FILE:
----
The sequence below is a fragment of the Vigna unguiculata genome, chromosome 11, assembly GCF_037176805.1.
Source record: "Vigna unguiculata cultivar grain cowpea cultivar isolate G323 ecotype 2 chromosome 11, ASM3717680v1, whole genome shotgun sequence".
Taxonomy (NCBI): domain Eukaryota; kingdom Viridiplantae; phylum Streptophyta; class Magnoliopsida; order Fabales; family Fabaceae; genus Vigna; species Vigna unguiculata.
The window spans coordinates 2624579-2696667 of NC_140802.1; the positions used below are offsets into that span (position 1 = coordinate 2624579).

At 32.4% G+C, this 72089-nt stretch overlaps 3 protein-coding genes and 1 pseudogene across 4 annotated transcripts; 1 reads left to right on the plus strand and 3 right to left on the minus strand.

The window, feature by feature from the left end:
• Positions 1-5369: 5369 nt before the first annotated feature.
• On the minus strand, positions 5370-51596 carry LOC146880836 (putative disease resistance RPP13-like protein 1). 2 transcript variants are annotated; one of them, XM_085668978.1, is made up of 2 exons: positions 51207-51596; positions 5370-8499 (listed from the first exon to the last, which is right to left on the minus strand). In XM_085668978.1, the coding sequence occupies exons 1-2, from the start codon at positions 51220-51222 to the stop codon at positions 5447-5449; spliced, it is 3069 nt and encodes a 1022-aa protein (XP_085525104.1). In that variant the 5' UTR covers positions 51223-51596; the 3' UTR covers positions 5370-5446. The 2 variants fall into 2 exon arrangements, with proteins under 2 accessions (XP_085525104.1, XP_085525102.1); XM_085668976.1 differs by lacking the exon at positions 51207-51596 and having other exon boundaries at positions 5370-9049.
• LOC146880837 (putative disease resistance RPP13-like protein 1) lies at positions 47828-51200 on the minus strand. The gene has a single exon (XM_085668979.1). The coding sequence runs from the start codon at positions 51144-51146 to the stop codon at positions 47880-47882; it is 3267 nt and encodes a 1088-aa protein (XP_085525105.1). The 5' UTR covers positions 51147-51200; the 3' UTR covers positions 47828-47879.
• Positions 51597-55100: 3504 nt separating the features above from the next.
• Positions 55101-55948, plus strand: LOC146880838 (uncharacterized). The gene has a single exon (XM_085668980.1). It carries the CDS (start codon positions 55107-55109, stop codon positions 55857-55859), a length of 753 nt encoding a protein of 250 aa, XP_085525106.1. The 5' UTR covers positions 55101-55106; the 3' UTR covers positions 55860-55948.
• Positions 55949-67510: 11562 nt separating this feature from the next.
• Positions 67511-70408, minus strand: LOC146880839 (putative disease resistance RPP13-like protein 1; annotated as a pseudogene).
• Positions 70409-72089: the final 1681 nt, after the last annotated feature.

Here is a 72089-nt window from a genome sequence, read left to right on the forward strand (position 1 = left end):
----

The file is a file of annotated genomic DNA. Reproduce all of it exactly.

The sequence below is a fragment of the Vigna unguiculata genome, chromosome 11, assembly GCF_037176805.1.
Source record: "Vigna unguiculata cultivar grain cowpea cultivar isolate G323 ecotype 2 chromosome 11, ASM3717680v1, whole genome shotgun sequence".
Taxonomy (NCBI): domain Eukaryota; kingdom Viridiplantae; phylum Streptophyta; class Magnoliopsida; order Fabales; family Fabaceae; genus Vigna; species Vigna unguiculata.
The window spans coordinates 2624579-2696667 of NC_140802.1; the positions used below are offsets into that span (position 1 = coordinate 2624579).

At 32.4% G+C, this 72089-nt stretch overlaps 3 protein-coding genes and 1 pseudogene across 4 annotated transcripts; 1 reads left to right on the plus strand and 3 right to left on the minus strand.

The window, feature by feature from the left end:
• Positions 1-5369: 5369 nt before the first annotated feature.
• On the minus strand, positions 5370-51596 carry LOC146880836 (putative disease resistance RPP13-like protein 1). 2 transcript variants are annotated; one of them, XM_085668978.1, is made up of 2 exons: positions 51207-51596; positions 5370-8499 (listed from the first exon to the last, which is right to left on the minus strand). In XM_085668978.1, the coding sequence occupies exons 1-2, from the start codon at positions 51220-51222 to the stop codon at positions 5447-5449; spliced, it is 3069 nt and encodes a 1022-aa protein (XP_085525104.1). In that variant the 5' UTR covers positions 51223-51596; the 3' UTR covers positions 5370-5446. The 2 variants fall into 2 exon arrangements, with proteins under 2 accessions (XP_085525104.1, XP_085525102.1); XM_085668976.1 differs by lacking the exon at positions 51207-51596 and having other exon boundaries at positions 5370-9049.
• LOC146880837 (putative disease resistance RPP13-like protein 1) lies at positions 47828-51200 on the minus strand. The gene has a single exon (XM_085668979.1). The coding sequence runs from the start codon at positions 51144-51146 to the stop codon at positions 47880-47882; it is 3267 nt and encodes a 1088-aa protein (XP_085525105.1). The 5' UTR covers positions 51147-51200; the 3' UTR covers positions 47828-47879.
• Positions 51597-55100: 3504 nt separating the features above from the next.
• Positions 55101-55948, plus strand: LOC146880838 (uncharacterized). The gene has a single exon (XM_085668980.1). It carries the CDS (start codon positions 55107-55109, stop codon positions 55857-55859), a length of 753 nt encoding a protein of 250 aa, XP_085525106.1. The 5' UTR covers positions 55101-55106; the 3' UTR covers positions 55860-55948.
• Positions 55949-67510: 11562 nt separating this feature from the next.
• Positions 67511-70408, minus strand: LOC146880839 (putative disease resistance RPP13-like protein 1; annotated as a pseudogene).
• Positions 70409-72089: the final 1681 nt, after the last annotated feature.

Here is a 72089-nt window from a genome sequence, read left to right on the forward strand (position 1 = left end):